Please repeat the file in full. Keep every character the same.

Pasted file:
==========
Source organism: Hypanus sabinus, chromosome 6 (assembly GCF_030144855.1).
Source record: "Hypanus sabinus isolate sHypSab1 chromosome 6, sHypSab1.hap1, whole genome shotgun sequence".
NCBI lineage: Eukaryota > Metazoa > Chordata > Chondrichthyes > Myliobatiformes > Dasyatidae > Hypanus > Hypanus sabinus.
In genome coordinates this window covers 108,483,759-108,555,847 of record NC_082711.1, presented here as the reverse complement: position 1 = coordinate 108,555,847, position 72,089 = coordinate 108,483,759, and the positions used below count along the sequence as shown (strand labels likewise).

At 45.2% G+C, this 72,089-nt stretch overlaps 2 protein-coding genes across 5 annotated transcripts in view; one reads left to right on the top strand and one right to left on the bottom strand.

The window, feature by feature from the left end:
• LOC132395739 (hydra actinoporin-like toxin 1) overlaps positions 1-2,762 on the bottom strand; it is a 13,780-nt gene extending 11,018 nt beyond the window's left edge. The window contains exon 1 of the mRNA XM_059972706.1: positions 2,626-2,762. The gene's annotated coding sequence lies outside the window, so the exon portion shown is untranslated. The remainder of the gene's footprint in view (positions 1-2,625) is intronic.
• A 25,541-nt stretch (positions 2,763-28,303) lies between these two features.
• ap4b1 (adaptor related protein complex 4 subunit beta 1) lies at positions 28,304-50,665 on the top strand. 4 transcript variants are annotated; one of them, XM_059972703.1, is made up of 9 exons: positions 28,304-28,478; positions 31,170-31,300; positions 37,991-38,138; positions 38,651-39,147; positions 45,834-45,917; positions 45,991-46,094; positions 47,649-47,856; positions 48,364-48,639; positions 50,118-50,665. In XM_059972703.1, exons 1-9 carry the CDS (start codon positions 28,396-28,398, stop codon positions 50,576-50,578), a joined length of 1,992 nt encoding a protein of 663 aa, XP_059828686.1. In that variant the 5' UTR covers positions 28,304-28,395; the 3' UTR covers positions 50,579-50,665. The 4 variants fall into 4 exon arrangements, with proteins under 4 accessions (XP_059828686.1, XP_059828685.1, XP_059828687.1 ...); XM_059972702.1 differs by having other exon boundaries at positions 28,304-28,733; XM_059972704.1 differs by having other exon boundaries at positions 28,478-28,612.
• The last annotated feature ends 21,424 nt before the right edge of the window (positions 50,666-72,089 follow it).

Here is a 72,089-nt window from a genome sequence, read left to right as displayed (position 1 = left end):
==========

Source organism: Hypanus sabinus, chromosome 6 (assembly GCF_030144855.1).
Source record: "Hypanus sabinus isolate sHypSab1 chromosome 6, sHypSab1.hap1, whole genome shotgun sequence".
NCBI lineage: Eukaryota > Metazoa > Chordata > Chondrichthyes > Myliobatiformes > Dasyatidae > Hypanus > Hypanus sabinus.
In genome coordinates this window covers 108,483,759-108,555,847 of record NC_082711.1, presented here as the reverse complement: position 1 = coordinate 108,555,847, position 72,089 = coordinate 108,483,759, and the positions used below count along the sequence as shown (strand labels likewise).

At 45.2% G+C, this 72,089-nt stretch overlaps 2 protein-coding genes across 5 annotated transcripts in view; one reads left to right on the top strand and one right to left on the bottom strand.

The window, feature by feature from the left end:
• LOC132395739 (hydra actinoporin-like toxin 1) overlaps positions 1-2,762 on the bottom strand; it is a 13,780-nt gene extending 11,018 nt beyond the window's left edge. The window contains exon 1 of the mRNA XM_059972706.1: positions 2,626-2,762. The gene's annotated coding sequence lies outside the window, so the exon portion shown is untranslated. The remainder of the gene's footprint in view (positions 1-2,625) is intronic.
• A 25,541-nt stretch (positions 2,763-28,303) lies between these two features.
• ap4b1 (adaptor related protein complex 4 subunit beta 1) lies at positions 28,304-50,665 on the top strand. 4 transcript variants are annotated; one of them, XM_059972703.1, is made up of 9 exons: positions 28,304-28,478; positions 31,170-31,300; positions 37,991-38,138; positions 38,651-39,147; positions 45,834-45,917; positions 45,991-46,094; positions 47,649-47,856; positions 48,364-48,639; positions 50,118-50,665. In XM_059972703.1, exons 1-9 carry the CDS (start codon positions 28,396-28,398, stop codon positions 50,576-50,578), a joined length of 1,992 nt encoding a protein of 663 aa, XP_059828686.1. In that variant the 5' UTR covers positions 28,304-28,395; the 3' UTR covers positions 50,579-50,665. The 4 variants fall into 4 exon arrangements, with proteins under 4 accessions (XP_059828686.1, XP_059828685.1, XP_059828687.1 ...); XM_059972702.1 differs by having other exon boundaries at positions 28,304-28,733; XM_059972704.1 differs by having other exon boundaries at positions 28,478-28,612.
• The last annotated feature ends 21,424 nt before the right edge of the window (positions 50,666-72,089 follow it).

Here is a 72,089-nt window from a genome sequence, read left to right as displayed (position 1 = left end):